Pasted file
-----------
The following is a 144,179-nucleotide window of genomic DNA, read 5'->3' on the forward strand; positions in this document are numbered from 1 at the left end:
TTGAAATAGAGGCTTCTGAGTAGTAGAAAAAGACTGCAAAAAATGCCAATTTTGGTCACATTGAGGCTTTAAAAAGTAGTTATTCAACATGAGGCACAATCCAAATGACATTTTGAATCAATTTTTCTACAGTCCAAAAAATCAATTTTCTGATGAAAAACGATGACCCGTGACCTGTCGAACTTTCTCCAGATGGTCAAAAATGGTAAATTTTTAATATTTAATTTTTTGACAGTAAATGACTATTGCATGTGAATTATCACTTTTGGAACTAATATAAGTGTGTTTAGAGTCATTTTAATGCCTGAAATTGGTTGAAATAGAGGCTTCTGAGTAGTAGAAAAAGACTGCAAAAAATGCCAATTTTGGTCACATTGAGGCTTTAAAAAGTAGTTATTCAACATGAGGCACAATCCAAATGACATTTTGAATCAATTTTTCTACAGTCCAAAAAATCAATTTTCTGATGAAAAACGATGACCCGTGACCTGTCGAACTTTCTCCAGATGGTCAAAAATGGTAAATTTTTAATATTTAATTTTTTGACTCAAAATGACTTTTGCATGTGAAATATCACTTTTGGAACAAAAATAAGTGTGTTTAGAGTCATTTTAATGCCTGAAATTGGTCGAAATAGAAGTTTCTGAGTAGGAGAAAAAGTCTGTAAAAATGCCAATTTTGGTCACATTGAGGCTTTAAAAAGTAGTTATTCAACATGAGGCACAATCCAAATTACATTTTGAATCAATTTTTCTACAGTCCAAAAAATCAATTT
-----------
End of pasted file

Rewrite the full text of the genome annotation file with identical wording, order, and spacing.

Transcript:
The following is a 144,179-nucleotide window of genomic DNA, read 5'->3' on the forward strand; positions in this document are numbered from 1 at the left end:
TTGAAATAGAGGCTTCTGAGTAGTAGAAAAAGACTGCAAAAAATGCCAATTTTGGTCACATTGAGGCTTTAAAAAGTAGTTATTCAACATGAGGCACAATCCAAATGACATTTTGAATCAATTTTTCTACAGTCCAAAAAATCAATTTTCTGATGAAAAACGATGACCCGTGACCTGTCGAACTTTCTCCAGATGGTCAAAAATGGTAAATTTTTAATATTTAATTTTTTGACAGTAAATGACTATTGCATGTGAATTATCACTTTTGGAACTAATATAAGTGTGTTTAGAGTCATTTTAATGCCTGAAATTGGTTGAAATAGAGGCTTCTGAGTAGTAGAAAAAGACTGCAAAAAATGCCAATTTTGGTCACATTGAGGCTTTAAAAAGTAGTTATTCAACATGAGGCACAATCCAAATGACATTTTGAATCAATTTTTCTACAGTCCAAAAAATCAATTTTCTGATGAAAAACGATGACCCGTGACCTGTCGAACTTTCTCCAGATGGTCAAAAATGGTAAATTTTTAATATTTAATTTTTTGACTCAAAATGACTTTTGCATGTGAAATATCACTTTTGGAACAAAAATAAGTGTGTTTAGAGTCATTTTAATGCCTGAAATTGGTCGAAATAGAAGTTTCTGAGTAGGAGAAAAAGTCTGTAAAAATGCCAATTTTGGTCACATTGAGGCTTTAAAAAGTAGTTATTCAACATGAGGCACAATCCAAATTACATTTTGAATCAATTTTTCTACAGTCCAAAAAATCAATTT